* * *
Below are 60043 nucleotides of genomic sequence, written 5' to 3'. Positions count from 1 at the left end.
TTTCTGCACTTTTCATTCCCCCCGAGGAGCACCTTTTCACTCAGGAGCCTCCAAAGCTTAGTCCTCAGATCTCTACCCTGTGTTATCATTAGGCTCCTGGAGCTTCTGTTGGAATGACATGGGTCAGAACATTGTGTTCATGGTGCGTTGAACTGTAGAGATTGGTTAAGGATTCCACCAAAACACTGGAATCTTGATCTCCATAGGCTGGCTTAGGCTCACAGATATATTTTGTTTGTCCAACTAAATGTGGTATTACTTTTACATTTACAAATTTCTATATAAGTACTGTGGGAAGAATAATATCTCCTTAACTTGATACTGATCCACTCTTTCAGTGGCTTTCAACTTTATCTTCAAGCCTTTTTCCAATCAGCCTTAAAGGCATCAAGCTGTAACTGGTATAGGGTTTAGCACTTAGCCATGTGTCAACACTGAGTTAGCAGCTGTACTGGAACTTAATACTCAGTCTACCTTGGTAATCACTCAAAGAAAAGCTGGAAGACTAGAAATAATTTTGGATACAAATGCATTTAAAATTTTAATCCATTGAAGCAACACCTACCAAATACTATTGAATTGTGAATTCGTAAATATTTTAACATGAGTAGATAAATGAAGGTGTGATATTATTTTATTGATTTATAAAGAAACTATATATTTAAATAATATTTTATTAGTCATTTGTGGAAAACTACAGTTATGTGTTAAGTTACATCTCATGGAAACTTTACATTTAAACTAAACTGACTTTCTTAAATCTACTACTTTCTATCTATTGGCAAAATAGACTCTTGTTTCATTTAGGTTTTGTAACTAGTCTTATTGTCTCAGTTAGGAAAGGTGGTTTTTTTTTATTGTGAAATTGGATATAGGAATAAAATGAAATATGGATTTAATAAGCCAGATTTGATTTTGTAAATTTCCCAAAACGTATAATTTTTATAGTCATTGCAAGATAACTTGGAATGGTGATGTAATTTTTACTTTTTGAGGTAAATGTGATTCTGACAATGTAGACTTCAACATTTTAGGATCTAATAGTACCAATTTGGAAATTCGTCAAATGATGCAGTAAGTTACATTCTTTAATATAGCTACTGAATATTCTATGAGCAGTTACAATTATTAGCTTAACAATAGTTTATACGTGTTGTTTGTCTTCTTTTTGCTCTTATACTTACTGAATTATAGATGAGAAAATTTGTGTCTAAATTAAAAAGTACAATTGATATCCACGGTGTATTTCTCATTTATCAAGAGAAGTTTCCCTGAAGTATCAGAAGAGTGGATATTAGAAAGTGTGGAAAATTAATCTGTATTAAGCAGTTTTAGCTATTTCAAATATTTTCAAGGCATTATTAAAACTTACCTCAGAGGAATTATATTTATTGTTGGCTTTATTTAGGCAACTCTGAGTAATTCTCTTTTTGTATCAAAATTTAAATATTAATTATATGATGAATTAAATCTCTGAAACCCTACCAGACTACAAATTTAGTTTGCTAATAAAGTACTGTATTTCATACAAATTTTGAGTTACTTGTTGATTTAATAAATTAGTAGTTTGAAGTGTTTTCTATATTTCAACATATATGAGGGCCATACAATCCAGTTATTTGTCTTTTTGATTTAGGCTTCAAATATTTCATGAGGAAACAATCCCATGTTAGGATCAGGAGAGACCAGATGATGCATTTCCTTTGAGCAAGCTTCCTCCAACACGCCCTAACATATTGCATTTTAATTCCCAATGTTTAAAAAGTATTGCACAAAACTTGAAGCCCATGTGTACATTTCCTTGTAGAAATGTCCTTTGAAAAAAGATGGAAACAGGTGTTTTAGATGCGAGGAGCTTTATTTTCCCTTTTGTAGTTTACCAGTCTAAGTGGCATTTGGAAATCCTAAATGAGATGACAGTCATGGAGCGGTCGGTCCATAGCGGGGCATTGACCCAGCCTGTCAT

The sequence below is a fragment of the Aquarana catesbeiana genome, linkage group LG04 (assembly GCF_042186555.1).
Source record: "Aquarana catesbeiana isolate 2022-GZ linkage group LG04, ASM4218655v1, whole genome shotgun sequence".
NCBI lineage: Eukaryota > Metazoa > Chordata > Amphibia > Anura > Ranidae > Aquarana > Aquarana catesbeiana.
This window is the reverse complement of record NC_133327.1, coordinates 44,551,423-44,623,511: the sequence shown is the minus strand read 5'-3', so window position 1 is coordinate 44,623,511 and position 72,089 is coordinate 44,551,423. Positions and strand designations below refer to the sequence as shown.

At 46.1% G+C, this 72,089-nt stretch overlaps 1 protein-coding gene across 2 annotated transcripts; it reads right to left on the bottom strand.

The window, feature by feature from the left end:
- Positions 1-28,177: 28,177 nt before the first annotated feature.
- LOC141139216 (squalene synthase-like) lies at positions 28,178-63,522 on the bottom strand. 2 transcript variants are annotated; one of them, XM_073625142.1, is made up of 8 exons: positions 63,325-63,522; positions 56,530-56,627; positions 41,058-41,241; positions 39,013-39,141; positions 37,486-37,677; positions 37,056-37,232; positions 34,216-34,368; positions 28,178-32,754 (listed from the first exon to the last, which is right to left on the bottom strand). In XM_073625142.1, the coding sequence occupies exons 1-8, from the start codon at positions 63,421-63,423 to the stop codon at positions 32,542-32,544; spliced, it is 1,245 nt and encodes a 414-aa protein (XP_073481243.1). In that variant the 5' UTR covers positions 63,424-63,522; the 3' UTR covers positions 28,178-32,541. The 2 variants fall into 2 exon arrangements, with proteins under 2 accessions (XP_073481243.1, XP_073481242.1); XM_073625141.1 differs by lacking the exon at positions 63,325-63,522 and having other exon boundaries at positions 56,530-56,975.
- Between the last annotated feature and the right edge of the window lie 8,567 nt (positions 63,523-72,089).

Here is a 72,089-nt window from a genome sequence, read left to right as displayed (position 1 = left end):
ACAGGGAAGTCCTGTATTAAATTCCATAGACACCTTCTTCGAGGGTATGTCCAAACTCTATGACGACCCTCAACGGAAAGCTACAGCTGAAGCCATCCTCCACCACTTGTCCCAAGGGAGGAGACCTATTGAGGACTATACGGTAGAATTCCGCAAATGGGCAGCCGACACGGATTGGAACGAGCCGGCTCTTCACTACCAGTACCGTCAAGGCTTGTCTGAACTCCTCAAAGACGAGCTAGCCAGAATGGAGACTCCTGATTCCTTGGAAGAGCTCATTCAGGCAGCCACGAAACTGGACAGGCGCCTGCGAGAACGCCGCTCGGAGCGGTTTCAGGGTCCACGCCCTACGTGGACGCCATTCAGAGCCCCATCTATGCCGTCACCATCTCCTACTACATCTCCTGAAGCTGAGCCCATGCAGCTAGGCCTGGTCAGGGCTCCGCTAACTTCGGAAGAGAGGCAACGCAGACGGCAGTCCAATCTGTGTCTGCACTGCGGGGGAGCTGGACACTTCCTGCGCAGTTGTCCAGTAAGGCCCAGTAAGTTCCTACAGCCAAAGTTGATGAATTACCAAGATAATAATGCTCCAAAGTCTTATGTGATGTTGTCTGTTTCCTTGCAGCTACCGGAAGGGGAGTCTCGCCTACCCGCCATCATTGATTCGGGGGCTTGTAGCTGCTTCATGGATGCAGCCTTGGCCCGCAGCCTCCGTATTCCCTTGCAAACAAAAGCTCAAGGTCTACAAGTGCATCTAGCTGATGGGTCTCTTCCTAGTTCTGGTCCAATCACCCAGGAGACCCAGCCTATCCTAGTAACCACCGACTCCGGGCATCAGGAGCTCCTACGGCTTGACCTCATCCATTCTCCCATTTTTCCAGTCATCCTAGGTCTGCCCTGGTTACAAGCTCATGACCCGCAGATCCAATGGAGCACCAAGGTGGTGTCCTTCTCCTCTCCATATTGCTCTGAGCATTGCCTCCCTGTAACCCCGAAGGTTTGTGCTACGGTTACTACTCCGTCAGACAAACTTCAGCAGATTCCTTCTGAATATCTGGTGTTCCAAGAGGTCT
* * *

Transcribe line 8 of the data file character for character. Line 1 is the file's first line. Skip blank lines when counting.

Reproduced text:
The window, feature by feature from the left end: